First Quarter 2022
Atlanta continues to show stronger signs of an economic recovery than its peers. Return to office occupancy has increased dramatically. Large corporations including Microsoft, Google, FanDuel, Visa, Cisco, Norfolk Southern, Deluxe Corp, Papa John’s, Mailchimp, Carvana, and Airbnb are all in the process of adding thousands of high-paying office jobs in Atlanta. However, overall leasing activity is still trending below norms and contending with the effects of a few large move-outs and a surplus of sublet availability.
Office construction in Atlanta remains active. Some of the metro’s newest projects broke ground on a speculative basis, although more than half of the current pipeline is unleased. Rent growth has cooled, as the metro’s rising vacancy rate and increase in backfill availabilities are making it difficult for owners to push rents.
Industrial leasing volume has surged in Atlanta over the past few quarters. Third-party logistics firms and e-commerce fulfillment providers account for many new deals. The metro area benefits from its role as a regional and national distribution hub, the growing Port of Savannah, and its strong local demographic trends.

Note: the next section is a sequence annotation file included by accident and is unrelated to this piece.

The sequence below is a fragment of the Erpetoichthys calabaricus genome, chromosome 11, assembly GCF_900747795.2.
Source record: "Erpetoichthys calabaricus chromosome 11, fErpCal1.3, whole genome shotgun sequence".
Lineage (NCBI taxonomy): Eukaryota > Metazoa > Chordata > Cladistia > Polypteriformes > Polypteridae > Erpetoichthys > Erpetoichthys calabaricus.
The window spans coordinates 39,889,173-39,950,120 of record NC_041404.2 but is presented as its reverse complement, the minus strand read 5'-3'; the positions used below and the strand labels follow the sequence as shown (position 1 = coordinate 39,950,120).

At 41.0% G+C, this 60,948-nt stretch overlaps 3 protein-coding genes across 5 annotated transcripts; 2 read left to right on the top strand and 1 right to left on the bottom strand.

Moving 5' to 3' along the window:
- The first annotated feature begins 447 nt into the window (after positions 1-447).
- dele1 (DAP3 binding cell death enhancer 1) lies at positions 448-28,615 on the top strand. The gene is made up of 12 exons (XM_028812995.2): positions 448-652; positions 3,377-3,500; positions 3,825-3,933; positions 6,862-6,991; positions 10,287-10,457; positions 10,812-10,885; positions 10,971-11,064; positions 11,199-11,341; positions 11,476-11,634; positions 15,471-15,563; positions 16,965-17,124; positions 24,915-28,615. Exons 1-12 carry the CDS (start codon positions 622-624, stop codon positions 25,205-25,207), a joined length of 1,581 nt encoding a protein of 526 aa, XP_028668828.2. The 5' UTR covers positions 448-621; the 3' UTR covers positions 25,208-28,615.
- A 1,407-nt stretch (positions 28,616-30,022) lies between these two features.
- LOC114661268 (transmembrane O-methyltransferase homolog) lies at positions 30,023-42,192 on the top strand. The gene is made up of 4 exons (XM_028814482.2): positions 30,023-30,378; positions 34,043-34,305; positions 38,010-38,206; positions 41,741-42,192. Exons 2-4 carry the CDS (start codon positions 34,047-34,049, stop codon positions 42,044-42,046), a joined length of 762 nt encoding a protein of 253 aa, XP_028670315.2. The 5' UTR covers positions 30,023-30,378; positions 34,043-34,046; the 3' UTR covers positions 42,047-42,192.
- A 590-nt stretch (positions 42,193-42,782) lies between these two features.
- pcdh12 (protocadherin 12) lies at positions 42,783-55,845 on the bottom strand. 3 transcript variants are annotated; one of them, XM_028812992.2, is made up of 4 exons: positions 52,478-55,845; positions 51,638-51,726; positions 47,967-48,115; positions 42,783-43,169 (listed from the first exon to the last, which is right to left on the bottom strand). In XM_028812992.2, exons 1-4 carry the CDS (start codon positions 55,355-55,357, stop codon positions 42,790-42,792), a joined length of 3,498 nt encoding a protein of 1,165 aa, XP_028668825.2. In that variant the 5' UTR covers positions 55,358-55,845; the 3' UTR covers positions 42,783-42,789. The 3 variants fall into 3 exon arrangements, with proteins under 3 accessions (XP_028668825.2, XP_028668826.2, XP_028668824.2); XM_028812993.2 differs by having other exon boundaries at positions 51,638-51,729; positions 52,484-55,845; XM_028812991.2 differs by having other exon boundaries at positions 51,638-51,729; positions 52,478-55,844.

Developers have responded to the strong demand for industrial space here as groundbreakings have ramped up in recent quarters. However, even as the metro’s speculative pipeline continues to increase, vacancies have trended downward due to impressive net absorption. As a result, Atlanta’s vacancy rate should remain relatively flat through 2022. Rent growth is outperforming the national benchmark, though Atlanta remains one of the least expensive industrial markets in the country.